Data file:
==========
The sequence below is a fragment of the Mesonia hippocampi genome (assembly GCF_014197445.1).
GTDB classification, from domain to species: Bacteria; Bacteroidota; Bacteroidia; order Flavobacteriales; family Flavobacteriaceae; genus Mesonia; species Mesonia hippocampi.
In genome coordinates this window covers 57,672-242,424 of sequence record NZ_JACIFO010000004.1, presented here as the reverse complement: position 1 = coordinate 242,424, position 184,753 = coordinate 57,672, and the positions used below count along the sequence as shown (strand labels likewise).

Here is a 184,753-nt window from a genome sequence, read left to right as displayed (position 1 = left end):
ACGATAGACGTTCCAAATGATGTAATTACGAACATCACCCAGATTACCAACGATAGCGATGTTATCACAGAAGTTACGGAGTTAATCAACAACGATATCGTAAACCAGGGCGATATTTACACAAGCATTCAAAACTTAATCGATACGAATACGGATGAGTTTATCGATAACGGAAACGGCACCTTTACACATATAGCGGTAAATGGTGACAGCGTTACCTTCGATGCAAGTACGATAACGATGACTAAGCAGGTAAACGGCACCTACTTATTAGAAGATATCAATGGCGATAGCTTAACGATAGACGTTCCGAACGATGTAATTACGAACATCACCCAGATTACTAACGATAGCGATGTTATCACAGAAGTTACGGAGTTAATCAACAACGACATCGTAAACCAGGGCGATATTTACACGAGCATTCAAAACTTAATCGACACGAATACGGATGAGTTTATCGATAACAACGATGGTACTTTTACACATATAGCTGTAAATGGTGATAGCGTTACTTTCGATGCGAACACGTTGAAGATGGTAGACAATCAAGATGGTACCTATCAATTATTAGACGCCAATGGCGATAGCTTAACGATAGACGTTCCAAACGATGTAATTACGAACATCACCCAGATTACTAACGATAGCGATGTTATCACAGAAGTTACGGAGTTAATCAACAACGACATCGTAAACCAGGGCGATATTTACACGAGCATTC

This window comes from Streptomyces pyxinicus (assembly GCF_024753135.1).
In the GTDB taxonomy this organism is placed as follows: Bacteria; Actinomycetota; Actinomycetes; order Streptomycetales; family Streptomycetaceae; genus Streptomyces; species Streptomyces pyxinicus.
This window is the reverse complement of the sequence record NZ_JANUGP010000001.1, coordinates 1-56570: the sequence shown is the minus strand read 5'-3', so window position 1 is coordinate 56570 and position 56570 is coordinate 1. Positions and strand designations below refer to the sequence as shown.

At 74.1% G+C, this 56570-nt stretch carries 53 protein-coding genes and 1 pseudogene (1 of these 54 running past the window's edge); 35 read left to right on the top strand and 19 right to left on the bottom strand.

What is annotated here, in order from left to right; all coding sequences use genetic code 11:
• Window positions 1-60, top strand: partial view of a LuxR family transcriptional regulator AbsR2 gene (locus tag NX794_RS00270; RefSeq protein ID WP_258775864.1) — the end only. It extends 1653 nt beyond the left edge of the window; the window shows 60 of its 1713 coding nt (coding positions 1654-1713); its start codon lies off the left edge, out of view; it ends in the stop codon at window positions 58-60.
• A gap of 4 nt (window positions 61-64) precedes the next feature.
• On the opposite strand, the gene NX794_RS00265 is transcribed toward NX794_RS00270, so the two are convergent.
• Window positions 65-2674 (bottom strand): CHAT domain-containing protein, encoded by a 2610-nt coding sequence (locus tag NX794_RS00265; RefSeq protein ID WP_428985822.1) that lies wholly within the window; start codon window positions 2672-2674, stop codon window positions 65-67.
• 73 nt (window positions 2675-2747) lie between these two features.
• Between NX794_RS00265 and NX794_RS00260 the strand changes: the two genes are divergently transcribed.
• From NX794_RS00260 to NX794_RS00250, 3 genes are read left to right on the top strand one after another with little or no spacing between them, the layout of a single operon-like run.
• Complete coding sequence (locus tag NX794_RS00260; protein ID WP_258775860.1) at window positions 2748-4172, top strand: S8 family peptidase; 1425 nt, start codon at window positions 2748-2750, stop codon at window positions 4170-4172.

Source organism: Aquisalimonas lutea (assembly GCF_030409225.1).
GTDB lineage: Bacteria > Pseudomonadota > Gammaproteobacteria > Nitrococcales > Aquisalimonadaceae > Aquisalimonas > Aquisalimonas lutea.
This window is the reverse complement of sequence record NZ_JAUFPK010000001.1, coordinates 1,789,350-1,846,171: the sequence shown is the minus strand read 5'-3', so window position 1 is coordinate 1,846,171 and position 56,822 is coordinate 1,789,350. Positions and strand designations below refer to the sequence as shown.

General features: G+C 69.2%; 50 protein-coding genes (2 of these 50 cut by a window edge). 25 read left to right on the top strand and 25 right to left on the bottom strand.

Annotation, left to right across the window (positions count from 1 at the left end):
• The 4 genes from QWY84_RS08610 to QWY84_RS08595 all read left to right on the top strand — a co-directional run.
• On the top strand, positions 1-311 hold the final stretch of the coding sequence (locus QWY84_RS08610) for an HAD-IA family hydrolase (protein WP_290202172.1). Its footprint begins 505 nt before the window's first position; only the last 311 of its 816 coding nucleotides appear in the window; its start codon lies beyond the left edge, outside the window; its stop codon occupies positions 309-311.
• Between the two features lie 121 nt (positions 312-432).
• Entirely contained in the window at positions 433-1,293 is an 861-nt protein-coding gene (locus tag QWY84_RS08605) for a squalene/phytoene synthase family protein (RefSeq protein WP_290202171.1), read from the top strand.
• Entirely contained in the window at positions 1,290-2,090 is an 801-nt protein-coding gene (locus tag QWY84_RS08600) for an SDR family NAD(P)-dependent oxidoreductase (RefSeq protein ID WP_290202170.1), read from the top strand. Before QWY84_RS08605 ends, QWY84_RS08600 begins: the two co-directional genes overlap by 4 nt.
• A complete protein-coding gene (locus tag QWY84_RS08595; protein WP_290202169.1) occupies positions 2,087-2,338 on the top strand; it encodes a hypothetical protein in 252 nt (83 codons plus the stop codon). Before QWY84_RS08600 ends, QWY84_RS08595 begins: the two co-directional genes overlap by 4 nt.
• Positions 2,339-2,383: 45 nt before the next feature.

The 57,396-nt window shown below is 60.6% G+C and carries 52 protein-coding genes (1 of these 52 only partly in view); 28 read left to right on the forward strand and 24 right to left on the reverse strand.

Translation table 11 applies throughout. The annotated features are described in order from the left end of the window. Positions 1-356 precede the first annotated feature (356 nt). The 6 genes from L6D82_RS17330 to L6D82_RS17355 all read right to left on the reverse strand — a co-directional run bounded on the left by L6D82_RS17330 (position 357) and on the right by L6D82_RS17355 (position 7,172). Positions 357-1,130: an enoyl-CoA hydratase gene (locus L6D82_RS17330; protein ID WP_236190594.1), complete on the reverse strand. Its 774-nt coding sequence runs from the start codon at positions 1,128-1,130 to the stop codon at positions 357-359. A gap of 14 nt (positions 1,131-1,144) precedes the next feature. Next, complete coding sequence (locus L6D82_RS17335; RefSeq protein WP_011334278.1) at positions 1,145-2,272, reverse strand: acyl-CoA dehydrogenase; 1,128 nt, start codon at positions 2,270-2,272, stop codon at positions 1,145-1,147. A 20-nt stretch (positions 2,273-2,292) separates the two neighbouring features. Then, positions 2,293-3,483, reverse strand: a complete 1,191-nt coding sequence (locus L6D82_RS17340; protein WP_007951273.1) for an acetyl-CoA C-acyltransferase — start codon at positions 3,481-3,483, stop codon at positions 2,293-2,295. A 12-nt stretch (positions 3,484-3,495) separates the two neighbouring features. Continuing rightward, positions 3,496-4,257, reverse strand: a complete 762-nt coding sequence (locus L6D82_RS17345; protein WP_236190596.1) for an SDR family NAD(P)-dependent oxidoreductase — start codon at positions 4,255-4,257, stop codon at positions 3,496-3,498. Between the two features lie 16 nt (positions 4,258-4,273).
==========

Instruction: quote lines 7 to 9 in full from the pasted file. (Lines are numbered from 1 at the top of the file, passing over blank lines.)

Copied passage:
In the GTDB taxonomy this organism is placed as follows: Bacteria; Actinomycetota; Actinomycetes; order Streptomycetales; family Streptomycetaceae; genus Streptomyces; species Streptomyces pyxinicus.
This window is the reverse complement of the sequence record NZ_JANUGP010000001.1, coordinates 1-56570: the sequence shown is the minus strand read 5'-3', so window position 1 is coordinate 56570 and position 56570 is coordinate 1. Positions and strand designations below refer to the sequence as shown.

At 74.1% G+C, this 56570-nt stretch carries 53 protein-coding genes and 1 pseudogene (1 of these 54 running past the window's edge); 35 read left to right on the top strand and 19 right to left on the bottom strand.